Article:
Tatsat Chronicle hosted a dialogue on “Nonviolence for Peaceful Co-existence” to commemorate International Day of Nonviolence on Mahatma Gandhi’s birth anniversary at the Satyagraha Mandap, Gandhi Darshan, Rajghat, New Delhi, on Tuesday, October 5 in association with Gandhi Smriti and Darshan Samiti (GSDS). Dr Sumi Gupta, Editor-In-Chief, Tatsat Chronicle, marked the occasion along with ambassadors and industrialists. The event had noted names from the fields of art, culture, sports, and public administration in attendance. Guests included Dr Sonal Mansingh, member of the Rajya Sabha and founder, Centre of Indian Classical Dancer Tara Gandhi Bhattacharjee, granddaughter of Mahatma Gandhi and former Chairperson of GSDS; Satish Upadhyay, Vice Chairman, NDMC; Amod Kanth of NITI Aayog; Gaurav Choudhury, co-Founder and CEO, Earshot Media; Mrs Ratan Kaul, Principal Adviser, Tatsat Chronicle; and Dr Arun Oswal, Chairperson, Arun Abhey Oswal Trust. Ambassadors to India of various countries also attended the programme including H.E. Mrs. Deliwe Ndhlema Mumbi, Deputy High Commissioner of the Republic of Zambia, Mr G.K.G. Sarth Godakanda, Minister Counsellor, High Commission of Sri Lanka, and H.E. K.L. Ganju, Honorary Consul General, Union of the Comoros. The event commenced with a musical performance by visually impaired artiste and renowned singer Ankur Gupta who sang ‘Raghupati Raghav Raja Ram’, the Mahatma’s favourite bhajan.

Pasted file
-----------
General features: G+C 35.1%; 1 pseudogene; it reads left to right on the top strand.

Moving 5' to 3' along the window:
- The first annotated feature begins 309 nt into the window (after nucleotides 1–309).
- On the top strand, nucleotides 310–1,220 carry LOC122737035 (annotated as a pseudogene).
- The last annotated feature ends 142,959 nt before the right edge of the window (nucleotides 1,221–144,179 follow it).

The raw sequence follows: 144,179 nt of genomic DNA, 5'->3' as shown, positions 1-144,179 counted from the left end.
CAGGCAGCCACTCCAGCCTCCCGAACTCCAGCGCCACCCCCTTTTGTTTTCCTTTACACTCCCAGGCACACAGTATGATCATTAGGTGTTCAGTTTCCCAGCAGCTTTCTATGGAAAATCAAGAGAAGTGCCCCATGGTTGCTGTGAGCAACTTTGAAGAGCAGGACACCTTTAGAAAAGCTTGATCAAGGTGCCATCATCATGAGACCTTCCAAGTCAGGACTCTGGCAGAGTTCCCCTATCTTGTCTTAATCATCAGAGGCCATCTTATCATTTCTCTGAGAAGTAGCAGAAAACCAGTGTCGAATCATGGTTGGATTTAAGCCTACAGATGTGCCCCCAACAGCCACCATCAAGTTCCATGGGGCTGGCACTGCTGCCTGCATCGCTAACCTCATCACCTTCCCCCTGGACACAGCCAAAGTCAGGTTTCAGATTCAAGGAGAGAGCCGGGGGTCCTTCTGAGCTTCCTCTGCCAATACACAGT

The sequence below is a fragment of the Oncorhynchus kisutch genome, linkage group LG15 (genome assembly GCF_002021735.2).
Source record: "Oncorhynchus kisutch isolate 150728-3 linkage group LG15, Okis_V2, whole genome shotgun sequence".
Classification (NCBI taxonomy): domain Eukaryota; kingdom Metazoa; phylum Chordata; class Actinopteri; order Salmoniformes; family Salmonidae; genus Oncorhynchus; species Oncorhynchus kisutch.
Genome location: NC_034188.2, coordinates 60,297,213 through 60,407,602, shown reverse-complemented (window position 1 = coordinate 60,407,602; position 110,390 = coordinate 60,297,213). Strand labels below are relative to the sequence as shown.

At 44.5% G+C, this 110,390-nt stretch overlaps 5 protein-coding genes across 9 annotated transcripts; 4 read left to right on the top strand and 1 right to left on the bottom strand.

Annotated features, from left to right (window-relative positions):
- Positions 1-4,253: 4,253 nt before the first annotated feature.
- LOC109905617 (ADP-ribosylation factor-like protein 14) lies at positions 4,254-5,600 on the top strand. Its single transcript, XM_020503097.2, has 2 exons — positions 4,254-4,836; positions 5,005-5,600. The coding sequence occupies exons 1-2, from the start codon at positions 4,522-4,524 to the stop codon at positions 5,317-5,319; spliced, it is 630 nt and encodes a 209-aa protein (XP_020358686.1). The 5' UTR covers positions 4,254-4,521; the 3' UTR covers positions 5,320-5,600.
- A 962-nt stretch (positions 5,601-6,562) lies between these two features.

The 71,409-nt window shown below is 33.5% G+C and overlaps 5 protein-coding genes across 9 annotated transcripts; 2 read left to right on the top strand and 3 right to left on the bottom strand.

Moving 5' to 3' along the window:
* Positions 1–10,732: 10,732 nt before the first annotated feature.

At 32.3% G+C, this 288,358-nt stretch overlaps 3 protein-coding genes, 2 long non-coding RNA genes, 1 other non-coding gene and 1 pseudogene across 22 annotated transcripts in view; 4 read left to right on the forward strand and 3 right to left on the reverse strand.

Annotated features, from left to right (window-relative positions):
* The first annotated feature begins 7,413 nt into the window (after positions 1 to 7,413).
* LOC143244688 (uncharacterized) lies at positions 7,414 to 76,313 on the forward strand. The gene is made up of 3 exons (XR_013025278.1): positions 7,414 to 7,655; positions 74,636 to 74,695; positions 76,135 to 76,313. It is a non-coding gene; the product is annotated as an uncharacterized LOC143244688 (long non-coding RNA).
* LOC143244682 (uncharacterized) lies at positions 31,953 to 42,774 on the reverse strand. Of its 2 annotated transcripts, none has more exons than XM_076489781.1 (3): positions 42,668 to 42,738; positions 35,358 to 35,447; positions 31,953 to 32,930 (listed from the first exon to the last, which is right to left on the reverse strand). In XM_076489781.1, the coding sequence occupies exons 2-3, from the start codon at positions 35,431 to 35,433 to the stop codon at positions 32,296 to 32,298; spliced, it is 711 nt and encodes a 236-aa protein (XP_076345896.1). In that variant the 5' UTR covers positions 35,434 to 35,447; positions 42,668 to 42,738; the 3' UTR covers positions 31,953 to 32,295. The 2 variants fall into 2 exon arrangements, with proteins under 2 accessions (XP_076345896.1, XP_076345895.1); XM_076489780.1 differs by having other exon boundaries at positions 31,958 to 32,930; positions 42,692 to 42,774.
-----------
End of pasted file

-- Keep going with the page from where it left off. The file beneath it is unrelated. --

Para athletes Yogesh Kathuniya, who won silver in the discus throw at the Tokyo Paralympics, and Neeraj Yadav, who won gold in the javelin throw at the Asian Para Games, were felicitated at the event. In her address, the guest of honour of the evening, Tara Gandhi Bhattacharjee, said, “If we want a bright future for our children and our upcoming generation then we need to set examples for the youngsters because they will be the responsible citizens in the times to come.” Children exposed to a violent environment are often more aggressive and more involved in antisocial behaviour than children who are not. She also said, “Gandhiji was a fundamental person, he learnt things from every religion and adopted them in his daily life.” Dr Sonal Mansingh said, “Violence is human nature, that’s why one must talk about nonviolence time and again. Peaceful existence means living peacefully with acceptance. These things are becoming more and more difficult in society. So it is of great importance that we talk about it, teach about it and adopt it. But before that, you have to make an example of yourself. I would like to talk about the Dalai Lama, about how people from his country were driven away from their own land, how much violence happened, even today it is on and despite that the Dalai Lama is still talking about the same thing, Love, Peace, Freedom, Tolerance.” Satish Upadhyay, Vice Chairman, NDMC, and former president of BJP, Delhi, said, “If we all want to live together, we have to end violence, and I want to say to all that violence is a mentality, violence is in our hearts and minds, and that needs to end.” Dr Sumi Gupta said, “The world celebrates October 2, the birth anniversary of Mahatma Gandhi, as the International Day of Nonviolence which is intended to establish the universal relevance of the principle of nonviolence and peace. To promote this message of harmony, humanity, and greater understanding of nonviolence, on this remarkable occasion, we are pleased to organise a dialogue on nonviolence for peaceful co-existence. Mahatma Gandhi, who fought for freedom without violence, followed in his life six principles: truth, nonviolence, vegetarianism, brahmacharya, simplicity, and faith. We are glad to promote his principles and ideology.” The programme included an exchange of ideas and perspectives on the Gandhian philosophy of nonviolence in contemporary times along with recognition of people with indomitable spirit and exemplary contribution in building awareness of peace and nonviolence through academic, extracurricular, and volunteer activities impacting the lives of millions global.